McDonald’s advertising is changing, according to one report. Last year, Big M promoted higher-priced menu items. While more healthy food is important, Big M couldn’t show the value of its new menu items to the consumer. Today, the company’s emphasis is on “value,” the lower priced items that its customer base is accustomed to receiving.
If your market is the commodity-type legal services, then you will have less flexibility in setting legal fees. If your market is more toward the unique, the special or the bet-the-company type practice, then you will have greater flexibility and can charge more for your services. The key element is to understand the nature of your customer and then communicate effectively with the client.
Georgetown Law School’s Center for the Study of the Legal Profession recently suggested that earlier realization rates of 92% have gone down to a historic low of 85%. That means for every dollar billed, the law firm is collecting only 85 cents.
My suspicion is that these numbers are reflective of "Big Law," and not the profession as a whole, certainly not the sole practitioner who comprises the bulk of the profession. That is why I wrote: Collecting Your Fee: Getting Paid from Intake to Invoice, published by the American Bar Association. Few lawyers understand the difference and fewer can cite the numbers from their own law practice. This is an area where additional revenue can be obtained easily, merely by paying attention to your clients payment records and understanding who doesn’t pay your full bill and why … and then dealing with this issue. This is one of the most challenging issues in my coaching/consulting practice…helping lawyers be more effective with their clients and receive a higher percentage of their billings from satisfied clients.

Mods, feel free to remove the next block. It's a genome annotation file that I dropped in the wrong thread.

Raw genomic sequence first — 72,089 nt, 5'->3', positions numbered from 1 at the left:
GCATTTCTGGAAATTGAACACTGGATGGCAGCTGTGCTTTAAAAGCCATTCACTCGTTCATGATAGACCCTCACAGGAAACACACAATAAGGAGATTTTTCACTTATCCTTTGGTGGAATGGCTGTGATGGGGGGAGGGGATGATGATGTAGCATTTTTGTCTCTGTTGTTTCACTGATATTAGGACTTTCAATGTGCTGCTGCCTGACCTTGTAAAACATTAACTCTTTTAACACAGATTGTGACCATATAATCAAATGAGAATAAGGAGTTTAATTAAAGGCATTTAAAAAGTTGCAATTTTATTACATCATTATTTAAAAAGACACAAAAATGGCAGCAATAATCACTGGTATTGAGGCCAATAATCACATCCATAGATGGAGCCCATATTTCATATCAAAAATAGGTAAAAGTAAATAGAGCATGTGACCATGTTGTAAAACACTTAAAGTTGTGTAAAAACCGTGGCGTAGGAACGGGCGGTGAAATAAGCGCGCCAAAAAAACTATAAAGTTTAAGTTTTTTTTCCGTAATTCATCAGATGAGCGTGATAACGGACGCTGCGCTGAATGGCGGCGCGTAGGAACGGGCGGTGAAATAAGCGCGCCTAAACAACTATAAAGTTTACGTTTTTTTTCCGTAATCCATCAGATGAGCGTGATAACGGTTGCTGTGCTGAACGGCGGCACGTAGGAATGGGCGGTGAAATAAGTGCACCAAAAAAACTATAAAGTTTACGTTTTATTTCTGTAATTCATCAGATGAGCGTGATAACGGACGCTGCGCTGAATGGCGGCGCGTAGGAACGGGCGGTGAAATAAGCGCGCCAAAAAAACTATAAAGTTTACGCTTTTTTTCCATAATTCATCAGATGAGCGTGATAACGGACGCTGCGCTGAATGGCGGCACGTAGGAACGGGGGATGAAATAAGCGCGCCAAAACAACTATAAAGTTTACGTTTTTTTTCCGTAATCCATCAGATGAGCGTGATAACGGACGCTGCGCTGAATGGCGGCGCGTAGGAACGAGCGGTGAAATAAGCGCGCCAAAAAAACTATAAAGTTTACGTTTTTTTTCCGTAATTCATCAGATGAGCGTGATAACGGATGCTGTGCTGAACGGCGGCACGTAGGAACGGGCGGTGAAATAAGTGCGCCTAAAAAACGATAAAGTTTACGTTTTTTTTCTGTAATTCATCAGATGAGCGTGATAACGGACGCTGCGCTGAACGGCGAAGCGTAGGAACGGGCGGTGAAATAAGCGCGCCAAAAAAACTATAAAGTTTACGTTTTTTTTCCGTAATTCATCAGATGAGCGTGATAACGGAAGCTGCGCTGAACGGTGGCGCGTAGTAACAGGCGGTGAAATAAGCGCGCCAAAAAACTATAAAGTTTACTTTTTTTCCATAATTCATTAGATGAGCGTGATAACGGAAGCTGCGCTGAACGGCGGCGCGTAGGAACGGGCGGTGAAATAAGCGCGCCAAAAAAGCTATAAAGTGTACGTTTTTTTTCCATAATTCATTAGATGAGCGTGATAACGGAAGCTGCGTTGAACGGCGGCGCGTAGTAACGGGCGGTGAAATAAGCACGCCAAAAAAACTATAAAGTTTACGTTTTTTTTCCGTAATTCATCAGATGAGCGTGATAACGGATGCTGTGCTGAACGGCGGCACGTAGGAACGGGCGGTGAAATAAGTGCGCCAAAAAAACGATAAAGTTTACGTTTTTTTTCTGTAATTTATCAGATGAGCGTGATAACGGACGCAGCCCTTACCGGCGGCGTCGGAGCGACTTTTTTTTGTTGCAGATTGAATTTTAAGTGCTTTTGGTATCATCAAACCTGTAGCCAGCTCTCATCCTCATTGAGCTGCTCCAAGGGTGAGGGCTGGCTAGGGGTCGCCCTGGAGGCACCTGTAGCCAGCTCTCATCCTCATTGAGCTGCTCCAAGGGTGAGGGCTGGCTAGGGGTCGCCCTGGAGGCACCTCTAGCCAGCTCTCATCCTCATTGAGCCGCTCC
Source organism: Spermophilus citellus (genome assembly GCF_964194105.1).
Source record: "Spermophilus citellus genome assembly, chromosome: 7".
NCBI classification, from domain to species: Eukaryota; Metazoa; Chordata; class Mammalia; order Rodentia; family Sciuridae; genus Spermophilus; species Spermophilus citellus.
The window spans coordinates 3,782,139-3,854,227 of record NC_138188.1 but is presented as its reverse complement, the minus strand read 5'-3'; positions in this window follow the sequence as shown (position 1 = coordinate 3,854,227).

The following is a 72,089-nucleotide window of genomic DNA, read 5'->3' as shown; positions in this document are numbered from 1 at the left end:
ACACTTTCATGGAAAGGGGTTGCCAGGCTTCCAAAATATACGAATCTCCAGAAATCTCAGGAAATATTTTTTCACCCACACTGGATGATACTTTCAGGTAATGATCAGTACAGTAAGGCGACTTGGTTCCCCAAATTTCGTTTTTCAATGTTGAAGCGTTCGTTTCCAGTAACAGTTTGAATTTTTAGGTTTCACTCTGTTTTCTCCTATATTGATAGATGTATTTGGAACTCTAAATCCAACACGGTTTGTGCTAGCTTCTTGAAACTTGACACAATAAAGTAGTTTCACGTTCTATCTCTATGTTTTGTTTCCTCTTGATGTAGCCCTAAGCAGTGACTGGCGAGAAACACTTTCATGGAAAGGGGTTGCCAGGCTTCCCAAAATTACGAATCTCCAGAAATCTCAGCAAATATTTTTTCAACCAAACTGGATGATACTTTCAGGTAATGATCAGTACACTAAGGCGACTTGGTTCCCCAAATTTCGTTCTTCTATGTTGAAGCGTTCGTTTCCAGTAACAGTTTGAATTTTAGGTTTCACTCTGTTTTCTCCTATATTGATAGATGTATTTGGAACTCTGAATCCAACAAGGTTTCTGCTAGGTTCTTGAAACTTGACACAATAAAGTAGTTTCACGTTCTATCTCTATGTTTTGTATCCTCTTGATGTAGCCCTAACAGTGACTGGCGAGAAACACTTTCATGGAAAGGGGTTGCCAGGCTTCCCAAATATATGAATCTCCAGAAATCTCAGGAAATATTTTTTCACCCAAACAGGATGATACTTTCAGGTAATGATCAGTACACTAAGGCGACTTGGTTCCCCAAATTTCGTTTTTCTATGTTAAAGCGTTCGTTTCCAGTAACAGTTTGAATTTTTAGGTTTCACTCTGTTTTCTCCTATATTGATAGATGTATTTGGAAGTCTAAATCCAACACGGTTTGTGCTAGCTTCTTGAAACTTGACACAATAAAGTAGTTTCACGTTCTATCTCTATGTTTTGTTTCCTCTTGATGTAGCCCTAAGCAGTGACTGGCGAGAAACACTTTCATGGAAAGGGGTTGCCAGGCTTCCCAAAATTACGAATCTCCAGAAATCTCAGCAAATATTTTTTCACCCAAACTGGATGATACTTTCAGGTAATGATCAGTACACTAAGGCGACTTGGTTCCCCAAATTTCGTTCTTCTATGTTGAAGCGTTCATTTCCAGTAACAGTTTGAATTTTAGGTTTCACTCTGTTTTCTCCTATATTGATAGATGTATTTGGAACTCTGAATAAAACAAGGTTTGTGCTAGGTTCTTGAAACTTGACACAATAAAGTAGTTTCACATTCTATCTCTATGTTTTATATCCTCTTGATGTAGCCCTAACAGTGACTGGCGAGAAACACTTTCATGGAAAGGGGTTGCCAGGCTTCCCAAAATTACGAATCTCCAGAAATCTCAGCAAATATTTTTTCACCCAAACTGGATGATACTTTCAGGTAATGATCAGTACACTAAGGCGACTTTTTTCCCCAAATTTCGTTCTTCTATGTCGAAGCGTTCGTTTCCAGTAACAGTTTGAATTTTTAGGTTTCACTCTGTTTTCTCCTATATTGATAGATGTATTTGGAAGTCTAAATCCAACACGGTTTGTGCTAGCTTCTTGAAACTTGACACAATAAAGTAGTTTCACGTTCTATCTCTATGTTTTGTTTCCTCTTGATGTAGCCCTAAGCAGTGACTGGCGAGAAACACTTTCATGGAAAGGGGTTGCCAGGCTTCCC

In today’s Wall Street Journal, the writer suggests that high priced lawyers are for sale, that is, that clients are pushing back and demanding lower fees irrespective of the stated hourly rates of their lawyers. The reporter’s perspective is skewed only to the larger law firms, “Big Law.” Small firm and sole practitioners have always walked this tight rope between client acceptance and lawyers’ fees, but this doesn’t make news.
The battle between lawyer as vendor and client as purchaser has always existed. The “battle” or adversarial conflict just never received so much publicity as it does now … And yes, some clients have become bolder as a result of the recent Depression (aka Great Recession).
Also, however, some lawyers will raise their purported rates knowing the financial officer of the corporate client will demand a discount. This way, the law firm receives the engagement, the General Counsel gets served and can protect the rights of the company, and the finance officer can assert he/she saved money for the company. A nice game.
A lawyer who was interviewed for the article suggests the real issue for all concerned: The client must believe he/she/it is receiving value for the fee paid. In other words, it’s the total cost of the legal service, not the rate per hour, that is significant. With more clients and attorneys beginning to speak this language, the real issue is coming into focus.